Cubans go to the polls in municipal elections

News from Cuba | Monday, 22 October 2012

Cubans went to the polls at the weekend to vote in municipal elections, the beginning of the electoral process which will see the newly elected national assembly legislators vote for the Council of State and presidency in February 2013.

More than eight million Cubans voted in the process which began in September, when the population met in public spaces for neighbourhood assemblies to choose the candidates for the municipal elections. 32,000 candidates were nominated, with each electoral district requiring between two and eight names on the ballot.

Rather than party electoral campaigning, sheets of paper with biographies and photos of the candidates are then taped around each neighborhood for residents to read.

Although the 29,500 voting booths opened at 7am on Sunday morning and were scheduled to close at 6pm on Sunday, voting stations stay open for as long as there are citizens waiting in line to exercise their right to vote.

A second round of elections is scheduled for October 28 in constituencies where none of the candidates gets more 50 percent of the valid votes.

Once the elections close, electoral authorities will carry out a public vote count and release the results.

The municipal assemblies administer local government and relay complaints on issues such as potholes and housing, social and sports programs. After the local elections, assembly members and commissions elected by workers, farmers, youth, student and women's groups then choose candidates for the national legislature, which eventually elects Cuba's next president.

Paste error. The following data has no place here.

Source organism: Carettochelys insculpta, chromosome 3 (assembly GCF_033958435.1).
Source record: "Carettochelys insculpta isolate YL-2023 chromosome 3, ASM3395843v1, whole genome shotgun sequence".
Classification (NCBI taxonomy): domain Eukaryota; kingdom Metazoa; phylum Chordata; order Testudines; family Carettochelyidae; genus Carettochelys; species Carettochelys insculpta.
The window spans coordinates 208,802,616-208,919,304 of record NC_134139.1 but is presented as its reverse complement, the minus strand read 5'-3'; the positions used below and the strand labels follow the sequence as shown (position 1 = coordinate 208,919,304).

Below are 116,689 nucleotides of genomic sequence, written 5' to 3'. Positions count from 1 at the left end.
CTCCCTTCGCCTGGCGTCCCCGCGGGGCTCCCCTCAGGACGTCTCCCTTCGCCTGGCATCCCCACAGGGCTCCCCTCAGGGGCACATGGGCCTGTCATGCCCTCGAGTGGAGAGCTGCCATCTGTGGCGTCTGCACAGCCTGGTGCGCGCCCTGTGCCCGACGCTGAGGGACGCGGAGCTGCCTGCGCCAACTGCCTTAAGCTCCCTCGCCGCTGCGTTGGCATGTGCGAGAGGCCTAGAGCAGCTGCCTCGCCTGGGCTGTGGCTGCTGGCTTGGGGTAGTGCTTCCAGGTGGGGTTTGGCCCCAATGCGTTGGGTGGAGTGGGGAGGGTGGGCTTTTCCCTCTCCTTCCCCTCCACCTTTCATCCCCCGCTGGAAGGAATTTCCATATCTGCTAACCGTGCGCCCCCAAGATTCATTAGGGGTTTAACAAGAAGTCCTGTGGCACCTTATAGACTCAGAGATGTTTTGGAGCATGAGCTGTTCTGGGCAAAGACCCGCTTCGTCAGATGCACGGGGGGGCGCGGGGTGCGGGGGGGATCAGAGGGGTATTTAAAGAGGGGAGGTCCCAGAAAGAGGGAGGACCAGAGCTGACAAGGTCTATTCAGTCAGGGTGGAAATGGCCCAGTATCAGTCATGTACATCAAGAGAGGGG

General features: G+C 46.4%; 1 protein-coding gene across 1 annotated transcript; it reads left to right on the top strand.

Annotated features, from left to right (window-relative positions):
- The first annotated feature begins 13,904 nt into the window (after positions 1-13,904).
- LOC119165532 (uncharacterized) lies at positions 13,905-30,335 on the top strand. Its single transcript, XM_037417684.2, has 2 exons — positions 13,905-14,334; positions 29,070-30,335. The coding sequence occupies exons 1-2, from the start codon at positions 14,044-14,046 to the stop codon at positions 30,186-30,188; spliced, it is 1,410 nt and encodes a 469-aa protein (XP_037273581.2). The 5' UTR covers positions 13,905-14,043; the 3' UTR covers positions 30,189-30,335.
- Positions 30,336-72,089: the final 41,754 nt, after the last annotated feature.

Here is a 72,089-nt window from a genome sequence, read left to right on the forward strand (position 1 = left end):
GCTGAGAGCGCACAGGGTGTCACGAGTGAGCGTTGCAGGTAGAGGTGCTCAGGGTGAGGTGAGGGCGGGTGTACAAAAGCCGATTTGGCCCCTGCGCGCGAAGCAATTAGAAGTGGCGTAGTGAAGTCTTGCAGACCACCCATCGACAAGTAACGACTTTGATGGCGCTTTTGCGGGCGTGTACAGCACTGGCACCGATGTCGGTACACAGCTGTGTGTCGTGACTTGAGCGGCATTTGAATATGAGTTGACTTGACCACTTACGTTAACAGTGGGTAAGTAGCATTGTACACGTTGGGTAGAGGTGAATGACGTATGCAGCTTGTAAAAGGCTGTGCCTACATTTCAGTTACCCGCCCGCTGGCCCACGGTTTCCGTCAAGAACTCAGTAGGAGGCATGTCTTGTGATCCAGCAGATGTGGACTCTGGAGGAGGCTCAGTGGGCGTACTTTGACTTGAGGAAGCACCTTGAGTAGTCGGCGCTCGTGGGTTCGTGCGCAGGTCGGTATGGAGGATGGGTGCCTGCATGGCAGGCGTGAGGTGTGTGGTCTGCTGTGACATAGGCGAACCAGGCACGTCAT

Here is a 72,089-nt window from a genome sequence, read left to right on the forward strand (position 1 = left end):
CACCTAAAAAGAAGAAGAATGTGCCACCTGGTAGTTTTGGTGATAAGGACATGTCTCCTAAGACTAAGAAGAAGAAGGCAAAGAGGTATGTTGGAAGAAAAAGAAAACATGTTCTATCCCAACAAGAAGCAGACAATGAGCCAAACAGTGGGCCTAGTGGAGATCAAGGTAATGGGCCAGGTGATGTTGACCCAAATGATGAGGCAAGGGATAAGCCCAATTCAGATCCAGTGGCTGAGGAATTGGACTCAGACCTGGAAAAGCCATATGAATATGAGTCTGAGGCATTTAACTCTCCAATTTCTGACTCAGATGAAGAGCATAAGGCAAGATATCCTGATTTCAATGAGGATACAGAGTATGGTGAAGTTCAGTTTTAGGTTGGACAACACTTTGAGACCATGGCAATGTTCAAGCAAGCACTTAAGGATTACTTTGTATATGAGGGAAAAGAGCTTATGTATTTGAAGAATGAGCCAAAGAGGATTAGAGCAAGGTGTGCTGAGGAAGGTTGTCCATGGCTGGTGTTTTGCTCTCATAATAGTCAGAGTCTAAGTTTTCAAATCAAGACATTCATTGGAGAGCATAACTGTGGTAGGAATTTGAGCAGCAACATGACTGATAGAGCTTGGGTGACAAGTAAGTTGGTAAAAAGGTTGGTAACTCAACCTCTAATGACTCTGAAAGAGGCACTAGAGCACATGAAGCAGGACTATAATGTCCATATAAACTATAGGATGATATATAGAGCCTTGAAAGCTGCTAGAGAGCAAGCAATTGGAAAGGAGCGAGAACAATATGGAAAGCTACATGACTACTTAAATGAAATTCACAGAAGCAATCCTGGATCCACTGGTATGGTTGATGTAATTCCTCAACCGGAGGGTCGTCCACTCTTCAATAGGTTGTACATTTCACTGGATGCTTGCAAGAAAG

The entire process is devoid of party slogans, ads or logos, since only one party is legal in Cuba: the Communist Party, and its job is to "guide" society and its politics rather than impose candidates, said Ruben Perez, secretary of the National Electoral Commission.

"Voting is free, not obligatory and secret," he said. "Our system is totally transparent and we defend it like this. We think that it is very democratic.

"It is a different concept: no delegate represents any political interest, only society itself."

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